Talking to Police After a Traffic Accident
Use caution when talking to authorities after a car accident
After a traffic accident, the police will want to take your statement. This can create anxiety if you don’t know how much to share. While you want to be courteous, you don’t want to undercut your own claim for recovery. What you say can impact the value of any recovery you have. Make sure you don’t overshare when the police start to ask questions.
Talk When the Other Driver Is at Fault
Some accidents leave no doubt as to who is at fault. If you are at a traffic light and hit from behind, or another driver hits you when he or she runs a red light, fault should be clear. Telling the police officer what happened will help you move the process along and get the recovery you deserve.
Don’t Admit Mistakes
What if you aren’t as sure about fault? This is where it gets a little trickier. You don’t ever want to lie to a police officer. Still, talking about what you could have done differently can hurt your case down the road. The police report is an official record that can be used in court, so be careful not to admit mistakes you made. Instead, focus on the impact, road conditions, and basic facts about what happened.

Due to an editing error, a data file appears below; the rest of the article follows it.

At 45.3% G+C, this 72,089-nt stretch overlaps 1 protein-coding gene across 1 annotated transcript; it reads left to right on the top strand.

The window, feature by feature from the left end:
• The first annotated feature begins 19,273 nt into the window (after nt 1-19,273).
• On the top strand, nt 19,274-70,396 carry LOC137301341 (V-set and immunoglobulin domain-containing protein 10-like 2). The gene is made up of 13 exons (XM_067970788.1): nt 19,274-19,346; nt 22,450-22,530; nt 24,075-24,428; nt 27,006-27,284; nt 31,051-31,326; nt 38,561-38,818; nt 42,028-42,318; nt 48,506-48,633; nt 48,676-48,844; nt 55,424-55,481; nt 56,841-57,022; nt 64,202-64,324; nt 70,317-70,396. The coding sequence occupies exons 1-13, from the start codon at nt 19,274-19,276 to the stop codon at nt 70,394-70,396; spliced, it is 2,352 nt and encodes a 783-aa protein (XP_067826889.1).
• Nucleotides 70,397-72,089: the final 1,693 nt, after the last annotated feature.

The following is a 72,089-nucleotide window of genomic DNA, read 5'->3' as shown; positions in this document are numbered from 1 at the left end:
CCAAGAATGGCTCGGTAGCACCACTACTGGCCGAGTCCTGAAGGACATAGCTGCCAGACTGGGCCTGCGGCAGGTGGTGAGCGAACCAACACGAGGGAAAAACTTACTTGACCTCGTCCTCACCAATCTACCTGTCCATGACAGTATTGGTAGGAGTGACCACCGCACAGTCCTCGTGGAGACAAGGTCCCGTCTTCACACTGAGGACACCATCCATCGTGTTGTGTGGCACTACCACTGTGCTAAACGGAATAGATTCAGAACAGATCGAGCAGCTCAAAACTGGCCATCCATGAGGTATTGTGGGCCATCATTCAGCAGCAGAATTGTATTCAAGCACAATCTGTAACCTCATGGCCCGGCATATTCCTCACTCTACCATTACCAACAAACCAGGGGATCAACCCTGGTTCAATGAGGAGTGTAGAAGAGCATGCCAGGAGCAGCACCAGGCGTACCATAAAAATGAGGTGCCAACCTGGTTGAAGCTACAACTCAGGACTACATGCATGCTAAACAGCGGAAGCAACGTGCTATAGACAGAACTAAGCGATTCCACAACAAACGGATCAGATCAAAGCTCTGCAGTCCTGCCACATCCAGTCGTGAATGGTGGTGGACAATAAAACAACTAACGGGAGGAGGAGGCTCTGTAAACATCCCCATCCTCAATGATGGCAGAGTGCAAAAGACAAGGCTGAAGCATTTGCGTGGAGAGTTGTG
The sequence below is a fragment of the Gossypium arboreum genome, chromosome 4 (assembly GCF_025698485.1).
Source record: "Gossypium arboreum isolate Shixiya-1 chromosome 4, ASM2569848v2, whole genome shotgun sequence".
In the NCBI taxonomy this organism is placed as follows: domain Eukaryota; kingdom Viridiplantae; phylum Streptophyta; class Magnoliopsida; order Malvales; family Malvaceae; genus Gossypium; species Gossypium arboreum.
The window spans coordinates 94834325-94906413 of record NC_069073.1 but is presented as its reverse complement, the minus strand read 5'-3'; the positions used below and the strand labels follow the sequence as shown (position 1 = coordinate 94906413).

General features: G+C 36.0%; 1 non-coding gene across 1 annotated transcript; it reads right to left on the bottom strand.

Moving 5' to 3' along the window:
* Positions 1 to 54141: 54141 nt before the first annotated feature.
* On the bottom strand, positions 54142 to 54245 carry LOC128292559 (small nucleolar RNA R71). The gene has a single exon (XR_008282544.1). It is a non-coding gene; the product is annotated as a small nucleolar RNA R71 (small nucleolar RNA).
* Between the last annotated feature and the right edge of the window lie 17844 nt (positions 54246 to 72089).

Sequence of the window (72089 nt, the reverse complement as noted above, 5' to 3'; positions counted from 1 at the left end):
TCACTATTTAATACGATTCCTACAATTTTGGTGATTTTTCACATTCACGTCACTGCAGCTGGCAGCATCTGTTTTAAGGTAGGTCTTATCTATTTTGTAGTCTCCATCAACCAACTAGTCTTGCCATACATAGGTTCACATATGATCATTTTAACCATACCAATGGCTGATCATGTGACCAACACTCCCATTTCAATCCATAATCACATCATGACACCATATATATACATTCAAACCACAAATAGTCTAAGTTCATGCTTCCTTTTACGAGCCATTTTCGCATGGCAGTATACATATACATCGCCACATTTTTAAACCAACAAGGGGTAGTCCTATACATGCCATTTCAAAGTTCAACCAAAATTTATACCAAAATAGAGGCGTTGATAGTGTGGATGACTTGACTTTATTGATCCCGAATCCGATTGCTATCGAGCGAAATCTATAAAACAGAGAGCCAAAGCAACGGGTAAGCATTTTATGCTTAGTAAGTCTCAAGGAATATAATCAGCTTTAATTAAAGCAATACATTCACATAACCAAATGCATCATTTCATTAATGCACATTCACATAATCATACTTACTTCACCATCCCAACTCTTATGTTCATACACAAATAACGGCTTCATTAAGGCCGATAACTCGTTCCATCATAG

Your stress level will be high, and you may be frustrated over injuries and time lost in your day. In this situation, it can be easy to overreact and yell at the police officer asking you questions. Make a focused effort to breathe, remain calm, and show respect to the officer taking your statement. You don’t want him or her to see you at your worst when he or she is interpreting the facts of the accident.
Giving a police statement is always stressful. If you have been in an accident, keep calm and be respectful, but don’t share too much that could hurt you later. If you’ve been in an accident and need legal representation, contact Eisenberg Law Offices online at https://www.eisenberglaw.org/contact-us/ or at (608)256-8356.